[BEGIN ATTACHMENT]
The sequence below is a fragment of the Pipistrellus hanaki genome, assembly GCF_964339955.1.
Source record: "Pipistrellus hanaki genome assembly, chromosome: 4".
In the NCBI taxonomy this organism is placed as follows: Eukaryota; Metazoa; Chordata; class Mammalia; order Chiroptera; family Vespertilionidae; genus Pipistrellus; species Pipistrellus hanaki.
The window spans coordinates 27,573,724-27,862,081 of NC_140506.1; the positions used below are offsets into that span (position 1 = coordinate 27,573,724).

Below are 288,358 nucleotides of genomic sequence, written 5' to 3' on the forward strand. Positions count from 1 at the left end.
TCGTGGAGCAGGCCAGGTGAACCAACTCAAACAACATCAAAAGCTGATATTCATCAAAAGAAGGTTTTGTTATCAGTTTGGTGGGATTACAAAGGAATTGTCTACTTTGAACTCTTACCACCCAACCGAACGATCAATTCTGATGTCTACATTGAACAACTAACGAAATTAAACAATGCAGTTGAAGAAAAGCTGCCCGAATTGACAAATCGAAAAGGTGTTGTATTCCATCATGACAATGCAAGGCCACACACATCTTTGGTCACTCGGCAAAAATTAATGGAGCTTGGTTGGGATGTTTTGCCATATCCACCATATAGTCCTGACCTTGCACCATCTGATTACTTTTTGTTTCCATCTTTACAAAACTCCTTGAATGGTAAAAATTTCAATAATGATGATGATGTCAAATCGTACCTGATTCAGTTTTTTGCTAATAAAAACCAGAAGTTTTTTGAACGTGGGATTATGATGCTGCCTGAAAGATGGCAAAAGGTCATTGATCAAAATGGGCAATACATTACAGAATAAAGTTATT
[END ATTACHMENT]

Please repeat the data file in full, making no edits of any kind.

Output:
The sequence below is a fragment of the Pipistrellus hanaki genome, assembly GCF_964339955.1.
Source record: "Pipistrellus hanaki genome assembly, chromosome: 4".
In the NCBI taxonomy this organism is placed as follows: Eukaryota; Metazoa; Chordata; class Mammalia; order Chiroptera; family Vespertilionidae; genus Pipistrellus; species Pipistrellus hanaki.
The window spans coordinates 27,573,724-27,862,081 of NC_140506.1; the positions used below are offsets into that span (position 1 = coordinate 27,573,724).

Below are 288,358 nucleotides of genomic sequence, written 5' to 3' on the forward strand. Positions count from 1 at the left end.
TCGTGGAGCAGGCCAGGTGAACCAACTCAAACAACATCAAAAGCTGATATTCATCAAAAGAAGGTTTTGTTATCAGTTTGGTGGGATTACAAAGGAATTGTCTACTTTGAACTCTTACCACCCAACCGAACGATCAATTCTGATGTCTACATTGAACAACTAACGAAATTAAACAATGCAGTTGAAGAAAAGCTGCCCGAATTGACAAATCGAAAAGGTGTTGTATTCCATCATGACAATGCAAGGCCACACACATCTTTGGTCACTCGGCAAAAATTAATGGAGCTTGGTTGGGATGTTTTGCCATATCCACCATATAGTCCTGACCTTGCACCATCTGATTACTTTTTGTTTCCATCTTTACAAAACTCCTTGAATGGTAAAAATTTCAATAATGATGATGATGTCAAATCGTACCTGATTCAGTTTTTTGCTAATAAAAACCAGAAGTTTTTTGAACGTGGGATTATGATGCTGCCTGAAAGATGGCAAAAGGTCATTGATCAAAATGGGCAATACATTACAGAATAAAGTTATT